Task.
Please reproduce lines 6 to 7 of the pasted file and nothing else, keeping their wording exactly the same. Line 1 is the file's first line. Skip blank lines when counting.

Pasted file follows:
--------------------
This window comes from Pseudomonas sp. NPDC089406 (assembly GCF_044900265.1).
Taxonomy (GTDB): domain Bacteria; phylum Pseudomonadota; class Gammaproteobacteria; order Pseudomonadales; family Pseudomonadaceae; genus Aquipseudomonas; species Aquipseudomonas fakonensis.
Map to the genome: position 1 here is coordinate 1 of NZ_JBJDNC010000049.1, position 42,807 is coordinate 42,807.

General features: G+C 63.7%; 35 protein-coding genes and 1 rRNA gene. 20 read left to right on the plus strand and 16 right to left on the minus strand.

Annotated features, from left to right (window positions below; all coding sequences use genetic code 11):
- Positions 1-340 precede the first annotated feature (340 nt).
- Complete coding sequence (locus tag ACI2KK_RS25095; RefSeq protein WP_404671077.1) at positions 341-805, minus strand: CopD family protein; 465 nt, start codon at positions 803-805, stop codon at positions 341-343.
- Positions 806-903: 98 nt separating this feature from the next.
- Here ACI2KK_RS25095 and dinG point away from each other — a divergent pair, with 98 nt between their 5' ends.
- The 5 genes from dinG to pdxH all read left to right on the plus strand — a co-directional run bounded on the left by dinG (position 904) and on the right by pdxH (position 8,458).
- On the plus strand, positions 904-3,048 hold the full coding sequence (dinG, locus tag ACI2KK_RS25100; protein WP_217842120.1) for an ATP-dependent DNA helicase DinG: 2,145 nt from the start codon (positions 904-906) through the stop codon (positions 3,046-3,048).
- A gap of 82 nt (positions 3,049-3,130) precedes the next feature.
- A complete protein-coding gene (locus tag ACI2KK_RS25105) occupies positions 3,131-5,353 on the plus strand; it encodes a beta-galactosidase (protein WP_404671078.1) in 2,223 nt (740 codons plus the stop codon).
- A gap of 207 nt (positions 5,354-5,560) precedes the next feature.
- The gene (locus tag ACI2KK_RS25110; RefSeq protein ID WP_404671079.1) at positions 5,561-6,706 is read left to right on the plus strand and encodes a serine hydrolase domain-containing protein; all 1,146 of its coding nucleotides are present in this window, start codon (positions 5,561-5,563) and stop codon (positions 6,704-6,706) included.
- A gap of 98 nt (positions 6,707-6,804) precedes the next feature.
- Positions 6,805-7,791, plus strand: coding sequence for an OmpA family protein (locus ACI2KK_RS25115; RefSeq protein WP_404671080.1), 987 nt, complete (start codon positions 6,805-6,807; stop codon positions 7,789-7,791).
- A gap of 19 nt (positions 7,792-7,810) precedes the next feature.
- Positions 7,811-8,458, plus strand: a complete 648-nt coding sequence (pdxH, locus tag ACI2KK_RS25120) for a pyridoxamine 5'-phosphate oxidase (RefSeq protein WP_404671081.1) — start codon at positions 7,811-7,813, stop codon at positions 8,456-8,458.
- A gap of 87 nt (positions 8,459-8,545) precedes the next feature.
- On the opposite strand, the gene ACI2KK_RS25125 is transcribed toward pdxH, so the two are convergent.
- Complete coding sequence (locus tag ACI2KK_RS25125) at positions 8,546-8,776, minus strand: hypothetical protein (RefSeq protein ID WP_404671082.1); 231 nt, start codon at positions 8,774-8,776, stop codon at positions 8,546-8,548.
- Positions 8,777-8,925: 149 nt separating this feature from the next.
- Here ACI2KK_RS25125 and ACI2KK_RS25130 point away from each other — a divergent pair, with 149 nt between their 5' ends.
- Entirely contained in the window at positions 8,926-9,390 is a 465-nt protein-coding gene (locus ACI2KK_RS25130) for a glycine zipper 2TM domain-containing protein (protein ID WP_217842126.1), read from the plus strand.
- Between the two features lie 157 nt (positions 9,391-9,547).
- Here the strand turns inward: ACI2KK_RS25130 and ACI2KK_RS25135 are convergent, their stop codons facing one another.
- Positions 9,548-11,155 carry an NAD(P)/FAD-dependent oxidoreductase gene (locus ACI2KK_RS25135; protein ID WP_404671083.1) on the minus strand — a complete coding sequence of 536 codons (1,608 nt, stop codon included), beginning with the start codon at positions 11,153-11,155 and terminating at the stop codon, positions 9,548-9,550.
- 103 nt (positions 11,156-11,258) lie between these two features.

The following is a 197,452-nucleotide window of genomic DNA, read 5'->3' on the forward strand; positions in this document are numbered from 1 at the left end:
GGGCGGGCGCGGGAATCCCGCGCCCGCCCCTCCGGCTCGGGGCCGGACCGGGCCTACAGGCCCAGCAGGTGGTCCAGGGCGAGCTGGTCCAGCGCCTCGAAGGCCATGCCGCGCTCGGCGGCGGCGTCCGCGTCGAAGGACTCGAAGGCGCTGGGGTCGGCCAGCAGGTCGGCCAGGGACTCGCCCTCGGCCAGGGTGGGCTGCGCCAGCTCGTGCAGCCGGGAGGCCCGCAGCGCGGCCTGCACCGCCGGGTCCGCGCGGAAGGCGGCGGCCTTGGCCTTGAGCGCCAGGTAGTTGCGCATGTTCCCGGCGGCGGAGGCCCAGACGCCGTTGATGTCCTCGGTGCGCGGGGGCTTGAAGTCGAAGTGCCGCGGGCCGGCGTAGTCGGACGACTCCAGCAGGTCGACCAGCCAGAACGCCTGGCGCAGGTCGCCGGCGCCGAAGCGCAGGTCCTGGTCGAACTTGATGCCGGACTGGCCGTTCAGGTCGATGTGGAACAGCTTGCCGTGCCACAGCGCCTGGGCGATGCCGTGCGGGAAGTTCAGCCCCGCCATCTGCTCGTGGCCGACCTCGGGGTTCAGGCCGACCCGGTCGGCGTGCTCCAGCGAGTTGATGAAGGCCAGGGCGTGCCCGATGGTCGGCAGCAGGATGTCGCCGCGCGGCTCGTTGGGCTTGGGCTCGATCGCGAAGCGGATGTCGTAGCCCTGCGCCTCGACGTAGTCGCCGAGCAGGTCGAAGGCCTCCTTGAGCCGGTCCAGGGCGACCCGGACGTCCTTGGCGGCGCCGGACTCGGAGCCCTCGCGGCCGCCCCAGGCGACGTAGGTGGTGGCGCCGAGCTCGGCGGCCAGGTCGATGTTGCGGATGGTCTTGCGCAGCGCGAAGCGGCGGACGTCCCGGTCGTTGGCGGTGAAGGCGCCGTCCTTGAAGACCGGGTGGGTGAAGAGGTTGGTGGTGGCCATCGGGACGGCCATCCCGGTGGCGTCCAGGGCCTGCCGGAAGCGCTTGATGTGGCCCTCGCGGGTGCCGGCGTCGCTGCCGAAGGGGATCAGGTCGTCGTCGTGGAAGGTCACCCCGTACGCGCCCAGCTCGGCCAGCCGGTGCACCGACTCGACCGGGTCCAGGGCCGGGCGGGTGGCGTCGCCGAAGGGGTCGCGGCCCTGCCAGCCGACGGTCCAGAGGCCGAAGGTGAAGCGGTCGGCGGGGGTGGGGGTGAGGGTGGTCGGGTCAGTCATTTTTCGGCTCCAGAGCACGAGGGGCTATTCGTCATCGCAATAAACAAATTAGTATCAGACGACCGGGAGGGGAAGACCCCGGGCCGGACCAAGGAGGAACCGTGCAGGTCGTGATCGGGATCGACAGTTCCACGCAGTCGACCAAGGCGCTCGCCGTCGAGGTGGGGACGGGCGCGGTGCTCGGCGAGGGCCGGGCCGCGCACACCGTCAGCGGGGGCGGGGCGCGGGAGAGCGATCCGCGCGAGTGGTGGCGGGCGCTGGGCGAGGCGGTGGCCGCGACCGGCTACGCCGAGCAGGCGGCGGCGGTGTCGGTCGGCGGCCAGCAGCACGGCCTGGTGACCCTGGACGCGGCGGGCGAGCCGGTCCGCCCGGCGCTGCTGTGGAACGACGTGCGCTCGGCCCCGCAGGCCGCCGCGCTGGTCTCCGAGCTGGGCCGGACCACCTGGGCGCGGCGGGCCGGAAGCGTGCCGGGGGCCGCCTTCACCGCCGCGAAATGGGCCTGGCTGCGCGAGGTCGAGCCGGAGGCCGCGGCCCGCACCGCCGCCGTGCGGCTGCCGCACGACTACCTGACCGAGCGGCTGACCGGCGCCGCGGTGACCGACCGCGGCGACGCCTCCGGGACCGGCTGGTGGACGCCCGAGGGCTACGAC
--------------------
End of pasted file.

- Positions 1-340 precede the first annotated feature (340 nt).
- Complete coding sequence (locus tag ACI2KK_RS25095; RefSeq protein WP_404671077.1) at positions 341-805, minus strand: CopD family protein; 465 nt, start codon at positions 803-805, stop codon at positions 341-343.